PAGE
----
By patronising the airlines that are making an effort is a first step and lazy airlines will soon get the message. Another measure is choosing your trips more judiciously.
As a travel writer, I have spent much of the past decade flying countless miles for individual stories. Not so long ago, it was not unusual for me to visit three continents in a single month, a fact that makes me queasy in retrospect, particularly when you consider that flying from New York to Paris return emits roughly the same as somebody heating their home in Europe for an entire year.
I can't ground myself, like Yael Stone, without going broke but I can take fewer flights, and I can stay in places for longer stretches of time.
I don't think of this as a sacrifice because immersion produces more memorable experiences. Our hyperactive culture encourages us to treat travel as a kind of shopping list, so you flit from place to place to tick off as many sights as possible. But I think back to the Mona Lisa and Eiffel Tower and remember almost nothing: crowds, perhaps, doing exactly the same thing as me, as though we were all stuck on a Disneyland ride. By contrast, I think back to Berlin, where I once hunkered down for weeks riding a bicycle and dancing in Berghain – just existing in the city – and the memories are so vivid that I lose myself in them.
Fly less, more deliberately, and stay longer in one spot. But we should stay, too, in hotels that have pledged to reconsider how they offer services. Most hotels now encourage guests to reuse their towels. Yet how many still place tiny single-use bottles of shampoo and conditioner in the bathroom? These are just as retrograde as plastic straws and are an appalling waste.
Pick hotels with pump bottles in the shower, with recycling bins in the guest rooms. Better yet, if you can afford it, select hotels that have made environmental impact part of their guiding philosophy. New York is a city with countless accommodation options, but something like 1 Hotel Brooklyn Bridge beats them all in my view for its shower timers, its recycled wood, its partnership with the Natural Resources Defence Council and Oceanic Global.
These are small things, of course. But then each individual's contribution to carbon emissions is also comparatively small. It is the cumulative effect that makes a difference, with small things adding up to big changes.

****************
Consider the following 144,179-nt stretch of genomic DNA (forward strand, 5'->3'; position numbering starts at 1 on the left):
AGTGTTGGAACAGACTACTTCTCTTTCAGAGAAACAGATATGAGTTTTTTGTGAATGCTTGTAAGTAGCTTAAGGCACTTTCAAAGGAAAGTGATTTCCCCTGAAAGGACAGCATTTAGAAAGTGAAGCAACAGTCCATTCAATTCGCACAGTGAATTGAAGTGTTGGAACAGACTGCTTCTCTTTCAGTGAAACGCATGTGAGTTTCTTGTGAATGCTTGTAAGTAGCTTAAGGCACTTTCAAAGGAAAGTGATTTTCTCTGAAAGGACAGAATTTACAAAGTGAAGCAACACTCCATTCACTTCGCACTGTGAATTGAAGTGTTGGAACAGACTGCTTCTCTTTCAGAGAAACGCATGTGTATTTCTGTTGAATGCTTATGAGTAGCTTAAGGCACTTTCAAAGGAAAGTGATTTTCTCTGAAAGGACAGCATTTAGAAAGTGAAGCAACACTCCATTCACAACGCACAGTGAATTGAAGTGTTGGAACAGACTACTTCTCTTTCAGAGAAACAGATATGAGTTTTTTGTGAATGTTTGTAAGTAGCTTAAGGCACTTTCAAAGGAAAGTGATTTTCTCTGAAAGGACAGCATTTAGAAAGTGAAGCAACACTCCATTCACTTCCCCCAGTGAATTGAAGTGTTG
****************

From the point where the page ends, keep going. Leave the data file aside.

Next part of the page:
One area where this is plainly evident is indigenous tourism. Several years ago, I was lucky enough to travel to Rwanda to see the mountain gorillas. On the way to Volcanos National Park, I passed fields of pyrethrum, a white flower that is processed into natural insecticide. These fields had been cleared from the forest, and more forest would have been cleared – all of it, perhaps – had the local people not been presented with an alternate source of income: the gorillas.
Tourists bring money, but tourists want to see an animal in its natural habitat. Therefore, the forest must be preserved for the gorillas, for the tourists and thus for the local economy. Selecting ecotourism operations that hire locally and that return their earnings to the local community, is a passive way of encouraging those locals to recognise the value of what they have and protect it. This also goes towards protecting all of us against the further effects of climate change. Similar initiatives can be found in Kenya, Peru, and India.
Part of the paralysis that prevents meaningful action on climate change comes from the hysteria that taking action equates with giving things up – "they're trying to take your X away."
Some things – private planes, say, or disposable plastics in airline meals – should be given up as irresponsible and unsustainable. But we don't have to regress to life before the Jet Age – never seeing the world beyond the end of our street, never marvelling at the Manhattan skyline, never going to the Amazon, or to Rwanda to visit the gorillas – to address this issue seriously.
We just need to make adjustments. To pay closer attention to our choices, which are not, after all, just choices for ourselves, but choices that impact absolutely everything, like the mere flap of a butterfly's wings.